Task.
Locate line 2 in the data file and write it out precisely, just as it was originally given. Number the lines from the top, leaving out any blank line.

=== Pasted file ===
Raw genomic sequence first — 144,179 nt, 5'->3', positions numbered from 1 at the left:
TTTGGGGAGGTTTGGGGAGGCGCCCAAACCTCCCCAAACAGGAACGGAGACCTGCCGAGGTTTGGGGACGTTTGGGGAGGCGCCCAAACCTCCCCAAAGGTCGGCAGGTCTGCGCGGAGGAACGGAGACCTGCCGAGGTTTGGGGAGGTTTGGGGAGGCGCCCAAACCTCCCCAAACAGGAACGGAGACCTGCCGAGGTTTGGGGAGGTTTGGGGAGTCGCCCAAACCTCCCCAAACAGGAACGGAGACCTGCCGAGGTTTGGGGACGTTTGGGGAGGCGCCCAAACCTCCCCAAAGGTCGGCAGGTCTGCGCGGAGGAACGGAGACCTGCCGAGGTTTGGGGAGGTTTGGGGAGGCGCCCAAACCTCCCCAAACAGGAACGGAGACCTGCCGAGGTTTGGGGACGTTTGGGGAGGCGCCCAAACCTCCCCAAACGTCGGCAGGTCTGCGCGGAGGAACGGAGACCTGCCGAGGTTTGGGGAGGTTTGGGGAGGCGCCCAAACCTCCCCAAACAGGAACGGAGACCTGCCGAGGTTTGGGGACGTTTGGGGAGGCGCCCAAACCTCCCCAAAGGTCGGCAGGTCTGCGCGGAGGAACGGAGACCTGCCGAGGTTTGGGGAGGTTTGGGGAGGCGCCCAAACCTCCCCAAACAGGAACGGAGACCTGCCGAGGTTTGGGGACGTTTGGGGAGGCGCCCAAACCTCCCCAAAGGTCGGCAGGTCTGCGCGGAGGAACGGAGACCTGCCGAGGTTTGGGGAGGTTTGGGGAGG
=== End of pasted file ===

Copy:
TTTGGGGAGGTTTGGGGAGGCGCCCAAACCTCCCCAAACAGGAACGGAGACCTGCCGAGGTTTGGGGACGTTTGGGGAGGCGCCCAAACCTCCCCAAAGGTCGGCAGGTCTGCGCGGAGGAACGGAGACCTGCCGAGGTTTGGGGAGGTTTGGGGAGGCGCCCAAACCTCCCCAAACAGGAACGGAGACCTGCCGAGGTTTGGGGAGGTTTGGGGAGTCGCCCAAACCTCCCCAAACAGGAACGGAGACCTGCCGAGGTTTGGGGACGTTTGGGGAGGCGCCCAAACCTCCCCAAAGGTCGGCAGGTCTGCGCGGAGGAACGGAGACCTGCCGAGGTTTGGGGAGGTTTGGGGAGGCGCCCAAACCTCCCCAAACAGGAACGGAGACCTGCCGAGGTTTGGGGACGTTTGGGGAGGCGCCCAAACCTCCCCAAACGTCGGCAGGTCTGCGCGGAGGAACGGAGACCTGCCGAGGTTTGGGGAGGTTTGGGGAGGCGCCCAAACCTCCCCAAACAGGAACGGAGACCTGCCGAGGTTTGGGGACGTTTGGGGAGGCGCCCAAACCTCCCCAAAGGTCGGCAGGTCTGCGCGGAGGAACGGAGACCTGCCGAGGTTTGGGGAGGTTTGGGGAGGCGCCCAAACCTCCCCAAACAGGAACGGAGACCTGCCGAGGTTTGGGGACGTTTGGGGAGGCGCCCAAACCTCCCCAAAGGTCGGCAGGTCTGCGCGGAGGAACGGAGACCTGCCGAGGTTTGGGGAGGTTTGGGGAGG